“For Ian, getting him on to a WorldTour team is my goal. I was desperate to have him on the team. I’ve seen him over the last few years, and he’s a complete rider and in him, I truly believe we’ve got someone who can win the Tour of Britain.”
In a similar vein to Hammond contemplating where he should attack his riders, you feel that this goal is ambitious, but not entirely unrealistic.
When Roger Hammond retired after last January’s National Cyclo-Cross Championships, initially he planned to stay away from the sport. Two months later, he had signed up to help oversee Madison-Genesis’s formation.
Madison CEO Dominic Langan said: “When we started setting the team up, I knew enough to know I didn’t know enough.
“I got Anthony [McCrossan, cycling commentator] on board as the team’s consultant at the start of last year and finding a manager was one of the first things we looked at. Once Roger was on board, we put together a timeline working up to January 19 2013, which was during the London Bike Show, where we wanted to hold the team launch.
“We had to get the bikes ready, sign the riders, design a whole new clothing range from the ground up, attract sponsors, deal with the marketing and commercial side of affairs and work out the logistics of running a team.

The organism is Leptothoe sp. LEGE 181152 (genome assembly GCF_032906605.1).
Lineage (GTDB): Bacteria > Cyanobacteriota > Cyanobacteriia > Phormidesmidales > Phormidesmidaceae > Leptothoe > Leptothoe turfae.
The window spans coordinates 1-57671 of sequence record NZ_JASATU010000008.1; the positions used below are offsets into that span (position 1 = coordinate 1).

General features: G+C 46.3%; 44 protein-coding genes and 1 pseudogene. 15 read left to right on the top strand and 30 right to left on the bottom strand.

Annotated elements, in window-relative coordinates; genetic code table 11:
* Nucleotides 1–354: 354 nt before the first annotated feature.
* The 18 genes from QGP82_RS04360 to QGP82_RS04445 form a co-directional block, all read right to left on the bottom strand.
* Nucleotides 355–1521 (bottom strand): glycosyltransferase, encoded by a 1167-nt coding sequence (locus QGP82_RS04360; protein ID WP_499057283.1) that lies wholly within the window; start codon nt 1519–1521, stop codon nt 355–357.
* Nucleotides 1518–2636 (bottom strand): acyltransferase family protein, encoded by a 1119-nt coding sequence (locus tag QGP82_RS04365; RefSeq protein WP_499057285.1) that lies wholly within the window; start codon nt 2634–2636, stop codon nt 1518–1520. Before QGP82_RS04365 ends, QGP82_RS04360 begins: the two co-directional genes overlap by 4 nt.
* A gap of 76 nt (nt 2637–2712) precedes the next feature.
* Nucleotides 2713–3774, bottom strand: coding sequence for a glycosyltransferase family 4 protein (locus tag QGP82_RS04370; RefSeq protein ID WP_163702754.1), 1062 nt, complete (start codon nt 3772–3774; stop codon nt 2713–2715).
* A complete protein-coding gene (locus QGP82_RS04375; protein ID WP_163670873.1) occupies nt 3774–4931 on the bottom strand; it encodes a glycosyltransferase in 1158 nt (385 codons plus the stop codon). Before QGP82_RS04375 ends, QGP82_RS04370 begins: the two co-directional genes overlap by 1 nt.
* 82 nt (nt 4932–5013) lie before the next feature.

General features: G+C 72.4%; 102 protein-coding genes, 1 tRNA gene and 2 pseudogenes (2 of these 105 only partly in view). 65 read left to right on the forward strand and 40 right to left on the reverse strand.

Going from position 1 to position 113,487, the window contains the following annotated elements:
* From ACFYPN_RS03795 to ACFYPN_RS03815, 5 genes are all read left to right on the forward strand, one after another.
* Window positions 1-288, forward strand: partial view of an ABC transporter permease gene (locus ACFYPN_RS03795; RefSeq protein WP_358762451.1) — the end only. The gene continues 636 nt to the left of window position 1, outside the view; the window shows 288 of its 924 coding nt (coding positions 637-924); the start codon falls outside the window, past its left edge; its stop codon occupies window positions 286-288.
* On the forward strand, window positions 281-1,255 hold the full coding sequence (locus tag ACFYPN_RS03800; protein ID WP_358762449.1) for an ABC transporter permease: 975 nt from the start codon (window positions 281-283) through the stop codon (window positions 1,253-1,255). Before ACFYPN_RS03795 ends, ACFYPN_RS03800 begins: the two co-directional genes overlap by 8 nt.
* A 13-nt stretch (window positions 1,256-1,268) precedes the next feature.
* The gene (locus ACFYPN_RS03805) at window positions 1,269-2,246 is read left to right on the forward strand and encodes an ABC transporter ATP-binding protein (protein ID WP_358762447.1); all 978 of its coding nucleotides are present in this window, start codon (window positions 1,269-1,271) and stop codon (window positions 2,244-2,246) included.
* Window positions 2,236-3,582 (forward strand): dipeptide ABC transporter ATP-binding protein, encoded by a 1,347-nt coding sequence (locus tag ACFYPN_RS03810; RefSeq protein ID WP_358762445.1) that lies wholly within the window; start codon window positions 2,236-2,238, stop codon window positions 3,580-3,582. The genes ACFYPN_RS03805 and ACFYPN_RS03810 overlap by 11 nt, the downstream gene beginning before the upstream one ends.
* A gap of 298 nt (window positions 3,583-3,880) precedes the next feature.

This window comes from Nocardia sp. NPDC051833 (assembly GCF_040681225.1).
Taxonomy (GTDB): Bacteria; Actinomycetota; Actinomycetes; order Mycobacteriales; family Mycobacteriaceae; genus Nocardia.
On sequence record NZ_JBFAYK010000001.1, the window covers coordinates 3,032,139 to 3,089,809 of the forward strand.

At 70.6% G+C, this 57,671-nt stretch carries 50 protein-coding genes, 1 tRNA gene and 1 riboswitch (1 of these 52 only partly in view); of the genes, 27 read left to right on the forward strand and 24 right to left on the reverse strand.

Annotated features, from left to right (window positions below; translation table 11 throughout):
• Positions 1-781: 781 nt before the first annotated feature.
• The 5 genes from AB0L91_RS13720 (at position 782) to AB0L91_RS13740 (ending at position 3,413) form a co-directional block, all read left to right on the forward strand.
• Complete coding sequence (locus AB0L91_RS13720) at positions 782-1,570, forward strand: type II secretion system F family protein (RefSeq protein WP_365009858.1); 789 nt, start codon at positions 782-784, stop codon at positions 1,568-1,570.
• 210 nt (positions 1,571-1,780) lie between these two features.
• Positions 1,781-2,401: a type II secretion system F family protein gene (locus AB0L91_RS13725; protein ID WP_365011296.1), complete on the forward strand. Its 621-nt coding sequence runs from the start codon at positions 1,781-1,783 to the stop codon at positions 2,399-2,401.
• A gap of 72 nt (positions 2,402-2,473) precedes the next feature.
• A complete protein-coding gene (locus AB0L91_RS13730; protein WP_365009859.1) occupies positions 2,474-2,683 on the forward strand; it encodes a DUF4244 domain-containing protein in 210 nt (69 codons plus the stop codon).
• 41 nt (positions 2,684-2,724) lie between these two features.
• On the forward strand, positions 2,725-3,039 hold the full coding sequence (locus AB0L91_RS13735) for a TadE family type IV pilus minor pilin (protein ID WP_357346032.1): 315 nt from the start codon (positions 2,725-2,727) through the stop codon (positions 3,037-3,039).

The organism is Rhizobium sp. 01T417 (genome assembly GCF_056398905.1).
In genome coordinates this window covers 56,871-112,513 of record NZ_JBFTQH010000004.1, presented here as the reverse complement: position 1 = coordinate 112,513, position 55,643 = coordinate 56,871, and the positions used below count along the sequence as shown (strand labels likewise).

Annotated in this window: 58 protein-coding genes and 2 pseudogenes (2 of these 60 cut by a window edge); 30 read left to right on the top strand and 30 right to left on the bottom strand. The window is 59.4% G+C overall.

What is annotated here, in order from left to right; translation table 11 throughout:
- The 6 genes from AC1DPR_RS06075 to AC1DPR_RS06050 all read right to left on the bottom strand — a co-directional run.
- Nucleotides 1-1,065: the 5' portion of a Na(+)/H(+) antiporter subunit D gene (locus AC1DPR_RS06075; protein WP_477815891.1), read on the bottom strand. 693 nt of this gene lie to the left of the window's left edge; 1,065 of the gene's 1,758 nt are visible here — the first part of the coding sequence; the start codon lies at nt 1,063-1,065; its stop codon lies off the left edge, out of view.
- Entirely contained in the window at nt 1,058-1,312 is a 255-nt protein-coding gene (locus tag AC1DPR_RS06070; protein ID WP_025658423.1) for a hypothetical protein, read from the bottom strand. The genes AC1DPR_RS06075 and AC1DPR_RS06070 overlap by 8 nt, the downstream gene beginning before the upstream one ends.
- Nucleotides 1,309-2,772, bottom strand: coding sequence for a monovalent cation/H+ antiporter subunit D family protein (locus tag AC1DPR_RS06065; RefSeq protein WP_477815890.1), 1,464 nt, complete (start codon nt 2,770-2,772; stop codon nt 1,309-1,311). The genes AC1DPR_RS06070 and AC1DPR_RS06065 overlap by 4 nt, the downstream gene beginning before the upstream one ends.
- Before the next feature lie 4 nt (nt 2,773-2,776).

“It took a lot of work – a lot more than I had anticipated – and we know that in year one there will be things that we need to address.”
Baylis meets Bradley
“Completely surreal” was how neo-pro Sebastian Baylis described a brief conversation with Bradley Wiggins during the Trofeo Alcudia race. The 19 year old also spoke to Blanco rider and former world champion on the track Theo Bos during his time in Majorca.
“He [Bos] was commenting on my bike position, and not in a good way. He said I was too stretched out and as a result it was causing me problems on the descents,” said Baylis, who in 2012 was riding for the Mid Devon Cycling Club.
Hammond had already told Baylis that you don’t change your position or saddle immediately before a race.
Baylis’s Volare bike was seen sporting a shorter stem and a seatpost two centimetres higher at the start of the team training camp, which followed on from the Challenge Majorca series.
This article was originally published in the February 21 2013 issue of Cycling Weekly magazine.